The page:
I think the model presented on the podcast is very good. I have used this in a business setting a number of times. It is incredibly powerful to ask for forgiveness - particularly from subordinates and skips. You give power over you to people who are not used to having it - when they forgive you they are restoring the good will of the relationship. Without this you can leave people accepting an apology but still simmering with resentment.

[b]What if you did nothing wrong?[/b]
You cannot have a conflict with someone without having contributed to it in some way - even unintentionally. Even in a misunderstanding I could have done a better job communicating.

Jennifer's picture

Recently I found out that I had failed to perform one part of my job, review of paperwork, satisfactorily. This deficiency was found in an audit performed by our Quality Assurance department. The problem occurred several months ago and the situation has changed and my performance in this area has improved significantly.

I have apologized to my boss, but after listening to your podcast think that I may need to apologize to others. My mistake has caused extra work for three other employees who had to spend the last weeks reviewing my paperwork for the last 6 months. This amounted to approximately 40 banker boxes full of paperwork. Should I apologize to these employees for causing them more work? Also should I apologize to the two upper level managers above my boss?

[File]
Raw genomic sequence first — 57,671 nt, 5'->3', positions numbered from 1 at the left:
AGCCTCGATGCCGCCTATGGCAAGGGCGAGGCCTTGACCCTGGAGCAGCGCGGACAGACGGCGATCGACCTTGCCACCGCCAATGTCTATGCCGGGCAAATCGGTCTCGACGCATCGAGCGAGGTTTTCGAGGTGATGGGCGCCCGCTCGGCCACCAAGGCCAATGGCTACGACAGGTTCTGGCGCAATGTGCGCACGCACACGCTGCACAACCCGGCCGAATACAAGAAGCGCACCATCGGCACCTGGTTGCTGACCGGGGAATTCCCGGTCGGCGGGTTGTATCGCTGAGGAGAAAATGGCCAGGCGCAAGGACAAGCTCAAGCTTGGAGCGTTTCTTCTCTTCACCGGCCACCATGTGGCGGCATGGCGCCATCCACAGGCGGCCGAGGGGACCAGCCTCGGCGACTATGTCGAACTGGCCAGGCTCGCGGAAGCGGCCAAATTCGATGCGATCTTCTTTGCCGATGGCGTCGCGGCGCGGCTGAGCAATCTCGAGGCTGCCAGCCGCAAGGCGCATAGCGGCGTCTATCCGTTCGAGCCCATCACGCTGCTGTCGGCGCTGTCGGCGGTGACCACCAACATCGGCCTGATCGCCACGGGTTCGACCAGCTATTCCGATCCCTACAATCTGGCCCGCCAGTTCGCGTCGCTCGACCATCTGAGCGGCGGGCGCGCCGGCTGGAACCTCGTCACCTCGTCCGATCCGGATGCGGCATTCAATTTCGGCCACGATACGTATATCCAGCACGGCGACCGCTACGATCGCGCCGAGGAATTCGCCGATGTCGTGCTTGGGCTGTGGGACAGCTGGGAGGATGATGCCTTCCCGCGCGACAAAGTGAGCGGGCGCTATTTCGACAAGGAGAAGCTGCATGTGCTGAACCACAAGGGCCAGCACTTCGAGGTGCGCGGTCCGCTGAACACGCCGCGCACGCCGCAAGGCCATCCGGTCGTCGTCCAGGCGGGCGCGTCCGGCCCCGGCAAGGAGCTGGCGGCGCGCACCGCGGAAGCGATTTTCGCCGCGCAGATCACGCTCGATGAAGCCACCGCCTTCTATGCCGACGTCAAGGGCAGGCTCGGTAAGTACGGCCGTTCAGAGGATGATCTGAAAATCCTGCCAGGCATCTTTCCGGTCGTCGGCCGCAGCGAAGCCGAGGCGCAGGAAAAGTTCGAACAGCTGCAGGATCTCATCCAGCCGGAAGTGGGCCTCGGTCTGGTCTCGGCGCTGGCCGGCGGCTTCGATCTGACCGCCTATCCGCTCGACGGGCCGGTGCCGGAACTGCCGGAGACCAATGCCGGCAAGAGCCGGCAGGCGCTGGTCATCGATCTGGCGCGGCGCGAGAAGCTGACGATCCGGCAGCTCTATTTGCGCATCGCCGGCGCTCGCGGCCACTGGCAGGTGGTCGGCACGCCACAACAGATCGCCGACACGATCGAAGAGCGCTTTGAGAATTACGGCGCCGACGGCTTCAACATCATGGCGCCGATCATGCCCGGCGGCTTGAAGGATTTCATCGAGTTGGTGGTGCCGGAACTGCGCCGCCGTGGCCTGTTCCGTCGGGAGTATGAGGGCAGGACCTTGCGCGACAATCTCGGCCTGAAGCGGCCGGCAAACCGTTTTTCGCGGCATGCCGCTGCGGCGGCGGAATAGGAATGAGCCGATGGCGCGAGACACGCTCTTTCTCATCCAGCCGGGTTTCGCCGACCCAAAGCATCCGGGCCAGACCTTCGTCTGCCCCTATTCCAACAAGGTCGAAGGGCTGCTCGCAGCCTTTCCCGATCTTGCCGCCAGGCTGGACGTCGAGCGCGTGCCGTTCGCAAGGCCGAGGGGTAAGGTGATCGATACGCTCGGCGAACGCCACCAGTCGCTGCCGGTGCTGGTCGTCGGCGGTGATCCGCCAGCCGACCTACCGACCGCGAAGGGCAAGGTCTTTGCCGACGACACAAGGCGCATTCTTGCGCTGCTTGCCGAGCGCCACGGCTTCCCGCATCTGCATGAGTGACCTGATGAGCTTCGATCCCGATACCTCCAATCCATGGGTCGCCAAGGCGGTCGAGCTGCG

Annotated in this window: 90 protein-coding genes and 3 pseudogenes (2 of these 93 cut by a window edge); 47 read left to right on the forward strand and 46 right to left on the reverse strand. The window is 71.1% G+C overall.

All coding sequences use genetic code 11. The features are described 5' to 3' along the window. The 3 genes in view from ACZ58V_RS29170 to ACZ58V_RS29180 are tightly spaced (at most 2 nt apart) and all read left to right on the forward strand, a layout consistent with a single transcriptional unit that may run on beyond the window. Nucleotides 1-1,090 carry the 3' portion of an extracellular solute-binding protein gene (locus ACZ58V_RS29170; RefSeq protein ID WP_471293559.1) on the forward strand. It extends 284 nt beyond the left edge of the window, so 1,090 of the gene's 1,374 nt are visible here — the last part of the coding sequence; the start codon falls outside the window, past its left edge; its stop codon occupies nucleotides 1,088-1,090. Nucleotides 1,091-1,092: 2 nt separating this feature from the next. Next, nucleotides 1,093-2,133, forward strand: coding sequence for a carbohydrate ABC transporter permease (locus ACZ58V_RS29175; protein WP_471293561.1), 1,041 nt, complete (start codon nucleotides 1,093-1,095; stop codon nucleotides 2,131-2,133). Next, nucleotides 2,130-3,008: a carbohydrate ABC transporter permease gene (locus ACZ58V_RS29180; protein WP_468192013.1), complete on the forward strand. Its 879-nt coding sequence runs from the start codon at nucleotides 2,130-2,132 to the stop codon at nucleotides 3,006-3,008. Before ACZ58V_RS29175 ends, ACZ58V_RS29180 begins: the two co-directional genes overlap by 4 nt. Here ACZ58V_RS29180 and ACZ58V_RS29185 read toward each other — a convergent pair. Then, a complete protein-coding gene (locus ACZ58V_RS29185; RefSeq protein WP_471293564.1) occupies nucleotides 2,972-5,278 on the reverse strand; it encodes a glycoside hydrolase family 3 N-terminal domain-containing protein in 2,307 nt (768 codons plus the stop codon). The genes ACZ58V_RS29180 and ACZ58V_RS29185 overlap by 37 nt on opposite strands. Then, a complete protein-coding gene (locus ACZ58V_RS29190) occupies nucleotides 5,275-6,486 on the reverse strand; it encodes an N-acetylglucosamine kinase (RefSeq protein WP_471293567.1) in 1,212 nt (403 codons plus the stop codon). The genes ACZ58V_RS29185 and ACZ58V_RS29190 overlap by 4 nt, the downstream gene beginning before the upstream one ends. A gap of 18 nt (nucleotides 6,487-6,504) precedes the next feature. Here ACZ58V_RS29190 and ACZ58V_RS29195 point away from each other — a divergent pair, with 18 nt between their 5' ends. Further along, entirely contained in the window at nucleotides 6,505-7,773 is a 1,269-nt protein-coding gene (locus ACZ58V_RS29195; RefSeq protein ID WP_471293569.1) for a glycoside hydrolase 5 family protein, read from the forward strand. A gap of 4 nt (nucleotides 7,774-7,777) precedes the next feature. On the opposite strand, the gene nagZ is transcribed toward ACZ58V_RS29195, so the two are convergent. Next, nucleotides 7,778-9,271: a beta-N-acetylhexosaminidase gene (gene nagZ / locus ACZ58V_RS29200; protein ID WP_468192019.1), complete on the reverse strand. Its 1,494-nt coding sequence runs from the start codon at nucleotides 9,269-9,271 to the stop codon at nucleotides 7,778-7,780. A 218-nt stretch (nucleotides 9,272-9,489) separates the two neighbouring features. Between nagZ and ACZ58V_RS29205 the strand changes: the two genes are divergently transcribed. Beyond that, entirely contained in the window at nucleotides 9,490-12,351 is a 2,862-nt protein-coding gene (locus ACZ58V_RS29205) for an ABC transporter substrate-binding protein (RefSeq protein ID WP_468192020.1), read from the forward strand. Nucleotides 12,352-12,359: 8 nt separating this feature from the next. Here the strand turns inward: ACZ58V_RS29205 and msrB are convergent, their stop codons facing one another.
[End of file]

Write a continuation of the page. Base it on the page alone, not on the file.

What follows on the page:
One more thing, I do not work directly with any of these people because they work a different shift than I do. My contact with them is almost exclusively email.

In hot water…


Mark's picture
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I would. I think a lot of people wouldn't... but that's a big part of where the apology cast comes from. Most people see it as a sign of weakness, whereas any centered person will tell you all great apologies come from confidence and strength.

The folks to whom you apologize might, at first, act weird or shrug it off... but 6 months from now, they'll still be talking about "that manager who APOLOGIZED" to us! I bet she's GREAT to work for."

Is it NECESSARY? As with most ethical choices at work, no... but it's still the right thing to do. It's good practice as well. See if you can do it WITHOUT making mention of the fact that you don't have to, that things are already better, that it was in the past. LIVE the apology. It will make it easier to do so when you have to grit your teeth in the process.

It sure would be CLASSY.


GlennR's picture

Re: Jennifer apologizing to others